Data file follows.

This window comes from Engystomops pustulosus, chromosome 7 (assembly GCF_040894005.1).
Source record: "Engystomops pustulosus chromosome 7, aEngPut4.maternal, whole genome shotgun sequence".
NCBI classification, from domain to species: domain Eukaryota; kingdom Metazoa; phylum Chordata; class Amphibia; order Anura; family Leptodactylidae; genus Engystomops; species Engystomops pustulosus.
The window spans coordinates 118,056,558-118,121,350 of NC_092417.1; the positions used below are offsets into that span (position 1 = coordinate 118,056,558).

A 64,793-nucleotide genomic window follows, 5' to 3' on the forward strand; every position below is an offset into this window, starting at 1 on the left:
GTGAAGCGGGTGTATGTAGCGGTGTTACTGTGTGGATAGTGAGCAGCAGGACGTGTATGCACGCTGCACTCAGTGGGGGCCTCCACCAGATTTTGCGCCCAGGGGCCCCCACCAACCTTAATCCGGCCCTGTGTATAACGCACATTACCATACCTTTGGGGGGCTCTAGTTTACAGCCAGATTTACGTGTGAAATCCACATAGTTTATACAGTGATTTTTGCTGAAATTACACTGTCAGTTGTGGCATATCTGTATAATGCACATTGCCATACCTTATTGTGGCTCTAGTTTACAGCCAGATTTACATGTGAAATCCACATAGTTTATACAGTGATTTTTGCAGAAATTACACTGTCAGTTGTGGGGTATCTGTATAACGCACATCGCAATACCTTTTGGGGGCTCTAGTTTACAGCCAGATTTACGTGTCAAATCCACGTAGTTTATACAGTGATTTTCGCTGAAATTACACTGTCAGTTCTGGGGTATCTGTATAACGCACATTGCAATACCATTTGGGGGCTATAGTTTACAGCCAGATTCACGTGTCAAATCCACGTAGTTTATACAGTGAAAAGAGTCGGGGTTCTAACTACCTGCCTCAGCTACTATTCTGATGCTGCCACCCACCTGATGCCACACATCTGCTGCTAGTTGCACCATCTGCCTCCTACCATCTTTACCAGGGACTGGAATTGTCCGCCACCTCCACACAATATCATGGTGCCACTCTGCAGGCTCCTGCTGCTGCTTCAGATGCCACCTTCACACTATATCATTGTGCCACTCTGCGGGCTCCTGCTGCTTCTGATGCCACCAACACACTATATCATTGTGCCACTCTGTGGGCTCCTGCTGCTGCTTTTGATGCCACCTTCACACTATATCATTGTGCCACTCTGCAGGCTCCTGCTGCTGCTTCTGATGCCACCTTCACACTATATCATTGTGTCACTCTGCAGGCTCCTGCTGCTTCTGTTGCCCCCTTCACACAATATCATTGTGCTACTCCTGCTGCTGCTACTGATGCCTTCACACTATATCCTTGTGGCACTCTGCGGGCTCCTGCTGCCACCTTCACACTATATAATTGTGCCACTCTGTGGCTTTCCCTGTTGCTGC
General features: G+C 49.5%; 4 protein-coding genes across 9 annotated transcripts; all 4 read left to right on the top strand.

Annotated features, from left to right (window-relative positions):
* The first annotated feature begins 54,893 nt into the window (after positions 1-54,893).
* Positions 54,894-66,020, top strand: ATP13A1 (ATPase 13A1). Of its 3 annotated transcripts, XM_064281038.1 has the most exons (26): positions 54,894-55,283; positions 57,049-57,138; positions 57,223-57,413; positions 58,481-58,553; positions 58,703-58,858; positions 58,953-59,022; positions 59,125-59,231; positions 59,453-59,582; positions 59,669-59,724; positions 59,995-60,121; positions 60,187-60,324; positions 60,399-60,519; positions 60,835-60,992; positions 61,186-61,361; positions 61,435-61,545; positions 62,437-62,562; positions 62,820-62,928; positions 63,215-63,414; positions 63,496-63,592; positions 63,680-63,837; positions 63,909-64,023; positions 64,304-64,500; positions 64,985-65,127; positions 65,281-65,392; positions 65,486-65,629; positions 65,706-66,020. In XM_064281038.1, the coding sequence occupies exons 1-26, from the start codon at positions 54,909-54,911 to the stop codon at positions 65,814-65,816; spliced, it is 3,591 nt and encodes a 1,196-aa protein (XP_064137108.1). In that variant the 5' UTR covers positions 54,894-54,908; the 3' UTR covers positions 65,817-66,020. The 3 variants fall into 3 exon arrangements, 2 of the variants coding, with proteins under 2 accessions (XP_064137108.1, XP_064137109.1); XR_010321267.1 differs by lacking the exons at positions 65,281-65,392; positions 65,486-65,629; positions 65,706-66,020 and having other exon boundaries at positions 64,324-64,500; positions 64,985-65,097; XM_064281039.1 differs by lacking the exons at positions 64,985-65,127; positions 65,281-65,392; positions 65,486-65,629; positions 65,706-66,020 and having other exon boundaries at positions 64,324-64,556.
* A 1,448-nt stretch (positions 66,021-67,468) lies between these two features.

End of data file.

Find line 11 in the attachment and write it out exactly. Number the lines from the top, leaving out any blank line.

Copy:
* A 1,448-nt stretch (positions 66,021-67,468) lies between these two features.